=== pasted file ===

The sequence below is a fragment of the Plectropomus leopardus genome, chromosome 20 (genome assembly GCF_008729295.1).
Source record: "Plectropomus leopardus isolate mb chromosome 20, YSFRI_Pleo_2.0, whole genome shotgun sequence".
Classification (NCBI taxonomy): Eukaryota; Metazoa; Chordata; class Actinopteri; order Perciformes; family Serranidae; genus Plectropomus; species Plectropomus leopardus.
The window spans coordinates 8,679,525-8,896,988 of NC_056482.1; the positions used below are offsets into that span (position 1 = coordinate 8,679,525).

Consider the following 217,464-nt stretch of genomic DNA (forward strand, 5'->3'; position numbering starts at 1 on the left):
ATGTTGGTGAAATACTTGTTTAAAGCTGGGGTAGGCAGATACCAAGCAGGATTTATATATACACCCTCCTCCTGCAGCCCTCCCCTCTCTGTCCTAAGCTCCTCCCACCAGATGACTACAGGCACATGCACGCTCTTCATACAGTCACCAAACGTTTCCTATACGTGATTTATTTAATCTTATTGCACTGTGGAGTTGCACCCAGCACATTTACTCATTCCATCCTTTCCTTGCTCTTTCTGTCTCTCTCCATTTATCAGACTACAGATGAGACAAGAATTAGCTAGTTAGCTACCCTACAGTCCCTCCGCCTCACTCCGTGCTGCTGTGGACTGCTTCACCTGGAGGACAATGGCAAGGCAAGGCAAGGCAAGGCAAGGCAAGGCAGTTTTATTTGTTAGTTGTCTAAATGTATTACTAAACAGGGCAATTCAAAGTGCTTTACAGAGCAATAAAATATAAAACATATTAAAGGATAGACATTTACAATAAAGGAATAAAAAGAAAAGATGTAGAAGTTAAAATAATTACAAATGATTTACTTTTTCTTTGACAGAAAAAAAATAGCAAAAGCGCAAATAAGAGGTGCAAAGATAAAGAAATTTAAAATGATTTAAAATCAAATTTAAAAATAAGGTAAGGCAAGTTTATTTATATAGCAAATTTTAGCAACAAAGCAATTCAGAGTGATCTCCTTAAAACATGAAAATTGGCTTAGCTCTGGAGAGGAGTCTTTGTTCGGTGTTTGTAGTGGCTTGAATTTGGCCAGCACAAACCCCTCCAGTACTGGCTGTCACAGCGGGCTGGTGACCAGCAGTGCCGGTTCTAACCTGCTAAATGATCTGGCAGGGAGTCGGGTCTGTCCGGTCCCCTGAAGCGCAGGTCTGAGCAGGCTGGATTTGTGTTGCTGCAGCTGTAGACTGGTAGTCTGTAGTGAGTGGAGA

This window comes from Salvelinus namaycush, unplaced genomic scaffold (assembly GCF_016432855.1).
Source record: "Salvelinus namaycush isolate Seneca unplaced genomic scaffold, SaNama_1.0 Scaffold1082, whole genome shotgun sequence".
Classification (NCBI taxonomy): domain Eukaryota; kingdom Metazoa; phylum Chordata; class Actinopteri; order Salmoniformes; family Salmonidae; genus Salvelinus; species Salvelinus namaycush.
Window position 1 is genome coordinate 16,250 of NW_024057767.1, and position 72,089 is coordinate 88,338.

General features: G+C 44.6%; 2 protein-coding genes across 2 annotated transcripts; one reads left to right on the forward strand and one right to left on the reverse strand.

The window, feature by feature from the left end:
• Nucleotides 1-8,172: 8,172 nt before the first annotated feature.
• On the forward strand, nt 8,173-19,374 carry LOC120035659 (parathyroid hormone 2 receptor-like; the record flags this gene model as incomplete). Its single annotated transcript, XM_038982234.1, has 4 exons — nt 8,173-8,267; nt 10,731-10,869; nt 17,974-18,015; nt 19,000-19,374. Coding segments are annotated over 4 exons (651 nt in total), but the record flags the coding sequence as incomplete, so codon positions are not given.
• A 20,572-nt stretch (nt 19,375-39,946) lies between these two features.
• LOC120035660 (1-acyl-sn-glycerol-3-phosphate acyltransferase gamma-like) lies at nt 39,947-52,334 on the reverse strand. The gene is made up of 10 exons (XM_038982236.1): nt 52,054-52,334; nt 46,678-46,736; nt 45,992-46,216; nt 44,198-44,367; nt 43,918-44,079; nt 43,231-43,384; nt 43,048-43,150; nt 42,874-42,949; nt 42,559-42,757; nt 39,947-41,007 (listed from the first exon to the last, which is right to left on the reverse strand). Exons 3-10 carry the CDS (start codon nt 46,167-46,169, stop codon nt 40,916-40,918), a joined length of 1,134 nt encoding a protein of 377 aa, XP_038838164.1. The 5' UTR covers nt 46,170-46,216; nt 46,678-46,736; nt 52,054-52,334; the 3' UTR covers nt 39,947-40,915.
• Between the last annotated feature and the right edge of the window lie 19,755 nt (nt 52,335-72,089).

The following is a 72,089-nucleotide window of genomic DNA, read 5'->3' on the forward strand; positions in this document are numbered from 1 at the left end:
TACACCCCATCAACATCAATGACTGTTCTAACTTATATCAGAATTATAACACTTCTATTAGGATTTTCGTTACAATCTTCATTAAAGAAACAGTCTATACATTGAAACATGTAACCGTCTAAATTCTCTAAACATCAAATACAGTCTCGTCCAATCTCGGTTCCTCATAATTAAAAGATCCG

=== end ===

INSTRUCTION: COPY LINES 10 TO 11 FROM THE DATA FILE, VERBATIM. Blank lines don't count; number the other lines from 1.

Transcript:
Window position 1 is genome coordinate 16,250 of NW_024057767.1, and position 72,089 is coordinate 88,338.

General features: G+C 44.6%; 2 protein-coding genes across 2 annotated transcripts; one reads left to right on the forward strand and one right to left on the reverse strand.